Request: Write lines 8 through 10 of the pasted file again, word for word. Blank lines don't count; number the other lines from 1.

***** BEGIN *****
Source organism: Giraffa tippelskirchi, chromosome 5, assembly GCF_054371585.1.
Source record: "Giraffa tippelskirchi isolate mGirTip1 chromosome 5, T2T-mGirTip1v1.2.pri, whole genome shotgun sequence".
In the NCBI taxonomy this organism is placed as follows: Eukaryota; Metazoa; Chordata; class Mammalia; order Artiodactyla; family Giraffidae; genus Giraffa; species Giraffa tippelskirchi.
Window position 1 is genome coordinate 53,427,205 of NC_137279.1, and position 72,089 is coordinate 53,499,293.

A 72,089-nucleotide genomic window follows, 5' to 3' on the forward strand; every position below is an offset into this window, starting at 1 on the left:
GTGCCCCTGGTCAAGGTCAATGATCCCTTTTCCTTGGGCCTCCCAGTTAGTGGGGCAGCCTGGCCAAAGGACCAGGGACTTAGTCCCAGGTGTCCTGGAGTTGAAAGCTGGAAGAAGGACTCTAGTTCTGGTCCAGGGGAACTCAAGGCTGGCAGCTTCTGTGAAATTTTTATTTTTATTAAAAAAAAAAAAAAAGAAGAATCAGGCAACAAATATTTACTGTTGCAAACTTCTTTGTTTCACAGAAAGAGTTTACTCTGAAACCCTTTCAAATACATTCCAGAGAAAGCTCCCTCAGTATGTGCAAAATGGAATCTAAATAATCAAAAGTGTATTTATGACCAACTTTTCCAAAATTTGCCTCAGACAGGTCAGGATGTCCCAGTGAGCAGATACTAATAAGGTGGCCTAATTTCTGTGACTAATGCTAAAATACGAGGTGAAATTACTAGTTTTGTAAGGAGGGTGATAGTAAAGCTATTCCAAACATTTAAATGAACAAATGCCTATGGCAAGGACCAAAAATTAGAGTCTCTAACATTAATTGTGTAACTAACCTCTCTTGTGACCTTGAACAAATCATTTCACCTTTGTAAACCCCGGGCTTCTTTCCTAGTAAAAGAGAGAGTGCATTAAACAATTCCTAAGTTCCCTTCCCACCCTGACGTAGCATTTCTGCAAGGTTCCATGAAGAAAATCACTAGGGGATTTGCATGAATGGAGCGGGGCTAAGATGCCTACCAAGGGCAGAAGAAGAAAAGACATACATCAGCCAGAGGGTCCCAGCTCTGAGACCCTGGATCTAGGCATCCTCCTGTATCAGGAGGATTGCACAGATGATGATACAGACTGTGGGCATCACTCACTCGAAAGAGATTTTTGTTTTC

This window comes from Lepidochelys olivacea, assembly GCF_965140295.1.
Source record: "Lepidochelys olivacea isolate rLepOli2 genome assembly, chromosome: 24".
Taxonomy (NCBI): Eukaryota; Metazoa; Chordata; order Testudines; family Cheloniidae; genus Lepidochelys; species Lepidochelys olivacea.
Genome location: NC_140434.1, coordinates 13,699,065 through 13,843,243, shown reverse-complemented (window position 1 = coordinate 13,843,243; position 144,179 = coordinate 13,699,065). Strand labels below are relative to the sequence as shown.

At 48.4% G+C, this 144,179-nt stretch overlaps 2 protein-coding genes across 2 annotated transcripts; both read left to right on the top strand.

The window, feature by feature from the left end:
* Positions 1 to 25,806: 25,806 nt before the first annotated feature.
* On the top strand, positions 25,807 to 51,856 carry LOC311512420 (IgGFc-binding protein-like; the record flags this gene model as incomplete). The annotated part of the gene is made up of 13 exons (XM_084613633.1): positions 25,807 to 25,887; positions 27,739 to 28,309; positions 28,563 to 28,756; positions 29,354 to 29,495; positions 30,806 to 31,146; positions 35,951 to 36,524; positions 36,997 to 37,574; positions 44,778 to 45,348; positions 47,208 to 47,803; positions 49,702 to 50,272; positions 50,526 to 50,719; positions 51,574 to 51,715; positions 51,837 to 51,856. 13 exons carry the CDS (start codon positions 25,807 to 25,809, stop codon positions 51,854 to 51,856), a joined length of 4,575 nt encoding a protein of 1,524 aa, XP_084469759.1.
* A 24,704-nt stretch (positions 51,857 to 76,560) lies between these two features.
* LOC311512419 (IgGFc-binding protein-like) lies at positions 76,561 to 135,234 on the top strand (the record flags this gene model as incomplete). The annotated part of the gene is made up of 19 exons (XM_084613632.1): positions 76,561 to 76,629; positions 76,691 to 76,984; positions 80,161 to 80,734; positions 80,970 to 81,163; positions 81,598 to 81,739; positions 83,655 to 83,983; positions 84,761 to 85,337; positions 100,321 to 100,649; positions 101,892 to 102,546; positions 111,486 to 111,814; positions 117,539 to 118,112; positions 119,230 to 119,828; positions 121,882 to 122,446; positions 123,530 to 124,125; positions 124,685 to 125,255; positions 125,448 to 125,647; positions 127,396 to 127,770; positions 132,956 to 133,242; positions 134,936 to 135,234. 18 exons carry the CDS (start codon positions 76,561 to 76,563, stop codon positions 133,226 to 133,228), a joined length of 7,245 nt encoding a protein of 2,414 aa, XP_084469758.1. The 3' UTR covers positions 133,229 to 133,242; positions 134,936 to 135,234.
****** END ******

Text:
Source record: "Lepidochelys olivacea isolate rLepOli2 genome assembly, chromosome: 24".
Taxonomy (NCBI): Eukaryota; Metazoa; Chordata; order Testudines; family Cheloniidae; genus Lepidochelys; species Lepidochelys olivacea.
Genome location: NC_140434.1, coordinates 13,699,065 through 13,843,243, shown reverse-complemented (window position 1 = coordinate 13,843,243; position 144,179 = coordinate 13,699,065). Strand labels below are relative to the sequence as shown.